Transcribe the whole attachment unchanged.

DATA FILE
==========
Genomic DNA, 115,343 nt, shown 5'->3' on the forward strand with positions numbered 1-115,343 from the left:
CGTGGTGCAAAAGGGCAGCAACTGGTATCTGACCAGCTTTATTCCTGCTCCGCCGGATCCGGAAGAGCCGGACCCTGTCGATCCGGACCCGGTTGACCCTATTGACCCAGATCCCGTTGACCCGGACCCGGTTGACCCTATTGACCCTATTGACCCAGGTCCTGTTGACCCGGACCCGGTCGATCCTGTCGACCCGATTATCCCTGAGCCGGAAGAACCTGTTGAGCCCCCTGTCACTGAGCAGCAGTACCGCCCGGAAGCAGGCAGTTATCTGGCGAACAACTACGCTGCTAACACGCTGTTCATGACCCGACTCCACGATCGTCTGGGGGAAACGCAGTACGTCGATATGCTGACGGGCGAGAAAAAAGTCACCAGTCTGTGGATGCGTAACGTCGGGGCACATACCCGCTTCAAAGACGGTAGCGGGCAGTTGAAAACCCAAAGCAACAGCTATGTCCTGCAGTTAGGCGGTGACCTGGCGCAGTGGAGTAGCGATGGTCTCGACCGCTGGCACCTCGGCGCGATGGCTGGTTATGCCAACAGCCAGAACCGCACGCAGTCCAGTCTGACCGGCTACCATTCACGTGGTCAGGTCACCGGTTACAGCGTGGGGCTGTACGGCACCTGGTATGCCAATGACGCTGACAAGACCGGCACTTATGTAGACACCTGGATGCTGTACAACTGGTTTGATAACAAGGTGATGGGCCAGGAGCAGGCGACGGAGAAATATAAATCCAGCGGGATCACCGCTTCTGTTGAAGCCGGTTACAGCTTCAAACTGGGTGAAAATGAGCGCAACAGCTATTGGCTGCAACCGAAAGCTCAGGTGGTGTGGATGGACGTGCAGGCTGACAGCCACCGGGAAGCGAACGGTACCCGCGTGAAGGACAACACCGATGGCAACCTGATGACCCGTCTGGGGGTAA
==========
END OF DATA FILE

Genomic DNA, 115,343 nt, shown 5'->3' on the forward strand with positions numbered 1-115,343 from the left:
CGTGGTGCAAAAGGGCAGCAACTGGTATCTGACCAGCTTTATTCCTGCTCCGCCGGATCCGGAAGAGCCGGACCCTGTCGATCCGGACCCGGTTGACCCTATTGACCCAGATCCCGTTGACCCGGACCCGGTTGACCCTATTGACCCTATTGACCCAGGTCCTGTTGACCCGGACCCGGTCGATCCTGTCGACCCGATTATCCCTGAGCCGGAAGAACCTGTTGAGCCCCCTGTCACTGAGCAGCAGTACCGCCCGGAAGCAGGCAGTTATCTGGCGAACAACTACGCTGCTAACACGCTGTTCATGACCCGACTCCACGATCGTCTGGGGGAAACGCAGTACGTCGATATGCTGACGGGCGAGAAAAAAGTCACCAGTCTGTGGATGCGTAACGTCGGGGCACATACCCGCTTCAAAGACGGTAGCGGGCAGTTGAAAACCCAAAGCAACAGCTATGTCCTGCAGTTAGGCGGTGACCTGGCGCAGTGGAGTAGCGATGGTCTCGACCGCTGGCACCTCGGCGCGATGGCTGGTTATGCCAACAGCCAGAACCGCACGCAGTCCAGTCTGACCGGCTACCATTCACGTGGTCAGGTCACCGGTTACAGCGTGGGGCTGTACGGCACCTGGTATGCCAATGACGCTGACAAGACCGGCACTTATGTAGACACCTGGATGCTGTACAACTGGTTTGATAACAAGGTGATGGGCCAGGAGCAGGCGACGGAGAAATATAAATCCAGCGGGATCACCGCTTCTGTTGAAGCCGGTTACAGCTTCAAACTGGGTGAAAATGAGCGCAACAGCTATTGGCTGCAACCGAAAGCTCAGGTGGTGTGGATGGACGTGCAGGCTGACAGCCACCGGGAAGCGAACGGTACCCGCGTGAAGGACAACACCGATGGCAACCTGATGACCCGTCTGGGGGTAA